How to carry out conceptual properties norming studies as parameter estimation studies: Lessons from ecology

Abstract

Conceptual properties norming studies (CPNs) ask participants to produce properties that describe concepts. From that data, different metrics may be computed (e.g., semantic richness, similarity measures), which are then used in studying concepts and as a source of carefully controlled stimuli for experimentation. Notwithstanding those metrics’ demonstrated usefulness, researchers have customarily overlooked that they are only point estimates of the true unknown population values, and therefore, only rough approximations. Thus, though research based on CPN data may produce reliable results, those results are likely to be general and coarse-grained. In contrast, we suggest viewing CPNs as parameter estimation procedures, where researchers obtain only estimates of the unknown population parameters. Thus, more specific and fine-grained analyses must consider those parameters’ variability. To this end, we introduce a probabilistic model from the field of ecology. Its related statistical expressions can be applied to compute estimates of CPNs’ parameters and their corresponding variances. Furthermore, those expressions can be used to guide the sampling process. The traditional practice in CPN studies is to use the same number of participants across concepts, intuitively believing that practice will render the computed metrics comparable across concepts and CPNs. In contrast, the current work shows why an equal number of participants per concept is generally not desirable. Using CPN data, we show how to use the equations and discuss how they may allow more reasonable analyses and comparisons of parameter values among different concepts in a CPN, and across different CPNs.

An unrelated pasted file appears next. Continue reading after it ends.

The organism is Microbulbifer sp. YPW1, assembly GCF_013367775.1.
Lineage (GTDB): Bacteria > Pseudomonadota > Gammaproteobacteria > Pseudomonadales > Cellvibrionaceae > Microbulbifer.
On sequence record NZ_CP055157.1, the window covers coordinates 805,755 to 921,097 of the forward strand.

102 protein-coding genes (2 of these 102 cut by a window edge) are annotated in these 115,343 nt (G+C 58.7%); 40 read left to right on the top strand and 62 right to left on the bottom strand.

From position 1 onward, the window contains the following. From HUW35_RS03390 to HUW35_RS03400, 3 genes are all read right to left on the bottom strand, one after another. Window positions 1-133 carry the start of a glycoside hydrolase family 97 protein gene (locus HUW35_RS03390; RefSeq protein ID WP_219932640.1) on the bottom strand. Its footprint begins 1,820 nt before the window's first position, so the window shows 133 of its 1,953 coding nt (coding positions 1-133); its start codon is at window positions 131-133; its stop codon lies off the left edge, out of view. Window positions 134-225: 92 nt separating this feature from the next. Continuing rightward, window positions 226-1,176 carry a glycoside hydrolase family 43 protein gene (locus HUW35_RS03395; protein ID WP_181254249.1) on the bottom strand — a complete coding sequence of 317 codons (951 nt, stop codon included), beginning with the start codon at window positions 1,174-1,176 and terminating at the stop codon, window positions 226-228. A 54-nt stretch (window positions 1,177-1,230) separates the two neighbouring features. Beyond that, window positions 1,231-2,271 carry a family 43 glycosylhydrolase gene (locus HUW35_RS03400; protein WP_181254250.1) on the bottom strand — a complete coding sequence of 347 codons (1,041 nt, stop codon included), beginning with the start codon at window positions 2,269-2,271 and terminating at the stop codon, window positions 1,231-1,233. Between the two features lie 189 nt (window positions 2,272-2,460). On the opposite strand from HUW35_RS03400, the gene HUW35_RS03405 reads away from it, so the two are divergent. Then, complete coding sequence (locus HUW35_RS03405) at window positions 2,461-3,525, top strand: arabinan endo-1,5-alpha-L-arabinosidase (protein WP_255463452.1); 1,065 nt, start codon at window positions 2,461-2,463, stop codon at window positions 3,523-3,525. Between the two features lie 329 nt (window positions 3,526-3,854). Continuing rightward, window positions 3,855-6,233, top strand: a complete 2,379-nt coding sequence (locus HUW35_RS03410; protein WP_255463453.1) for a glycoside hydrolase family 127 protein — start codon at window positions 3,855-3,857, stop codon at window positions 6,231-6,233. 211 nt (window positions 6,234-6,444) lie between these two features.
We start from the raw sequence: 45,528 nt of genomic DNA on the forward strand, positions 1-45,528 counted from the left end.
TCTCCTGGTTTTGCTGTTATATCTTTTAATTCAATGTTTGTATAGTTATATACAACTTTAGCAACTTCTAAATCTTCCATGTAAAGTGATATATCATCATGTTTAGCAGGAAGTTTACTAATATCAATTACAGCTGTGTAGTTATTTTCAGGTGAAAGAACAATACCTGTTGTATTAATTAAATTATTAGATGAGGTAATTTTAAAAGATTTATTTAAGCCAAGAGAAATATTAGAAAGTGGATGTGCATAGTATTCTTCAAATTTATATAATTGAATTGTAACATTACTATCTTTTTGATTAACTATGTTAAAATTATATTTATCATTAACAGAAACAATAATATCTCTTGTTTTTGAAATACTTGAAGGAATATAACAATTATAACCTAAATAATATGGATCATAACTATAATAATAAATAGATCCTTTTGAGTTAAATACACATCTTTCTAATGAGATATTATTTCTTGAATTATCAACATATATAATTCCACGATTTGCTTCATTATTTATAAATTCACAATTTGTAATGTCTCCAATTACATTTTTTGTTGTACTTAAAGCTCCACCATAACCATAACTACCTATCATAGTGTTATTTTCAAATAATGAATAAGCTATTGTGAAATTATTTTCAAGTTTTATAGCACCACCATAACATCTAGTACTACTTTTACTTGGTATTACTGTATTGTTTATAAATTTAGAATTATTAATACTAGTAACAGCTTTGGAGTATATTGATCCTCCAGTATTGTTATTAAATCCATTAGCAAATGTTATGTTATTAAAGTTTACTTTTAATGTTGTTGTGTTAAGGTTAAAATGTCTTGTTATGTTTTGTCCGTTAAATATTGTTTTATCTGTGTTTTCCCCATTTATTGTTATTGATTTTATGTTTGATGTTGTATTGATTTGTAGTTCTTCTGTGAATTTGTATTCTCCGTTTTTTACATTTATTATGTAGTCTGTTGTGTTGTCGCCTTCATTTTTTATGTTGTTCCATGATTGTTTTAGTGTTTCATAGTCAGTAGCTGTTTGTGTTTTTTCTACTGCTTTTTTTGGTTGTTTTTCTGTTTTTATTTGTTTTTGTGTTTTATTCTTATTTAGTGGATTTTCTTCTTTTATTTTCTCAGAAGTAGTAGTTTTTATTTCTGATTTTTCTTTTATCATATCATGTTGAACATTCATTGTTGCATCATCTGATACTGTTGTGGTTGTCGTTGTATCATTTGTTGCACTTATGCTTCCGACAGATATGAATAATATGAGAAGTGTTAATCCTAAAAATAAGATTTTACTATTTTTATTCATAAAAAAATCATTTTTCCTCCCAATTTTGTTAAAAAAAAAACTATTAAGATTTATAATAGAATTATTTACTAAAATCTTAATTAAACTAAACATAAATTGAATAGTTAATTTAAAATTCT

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Acknowledgements

This research was carried out with funds provided by ANID, Fondo Nacional de Desarrollo Científico y Tecnológico (FONDECYT) of the Chilean government grant 1200139. Felipe Medina thankfully acknowledges funding from Comisión Nacional de Investigación Científica y Tecnológica, CONICYT Ph.D. fellowship 21151523. We are grateful to Penny Pexman and Jorge Vivas for their valuable input on the current work. The authors declare to have no known conflicts of interest regarding the work being reported here.

None of the data or materials for the experiments reported here are available, and none of the experiments was preregistered. However, the interested reader may directly contact the corresponding author and he will send the corresponding materials and data to the reader.

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Canessa, E., Chaigneau, S.E., Lagos, R. et al. How to carry out conceptual properties norming studies as parameter estimation studies: Lessons from ecology. Behav Res 53, 354–370 (2021). https://doi.org/10.3758/s13428-020-01439-8

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Keywords

  • Conceptual properties norming studies
  • Property listing task
  • Parameter estimation
  • Sample size determination
  • Sample coverage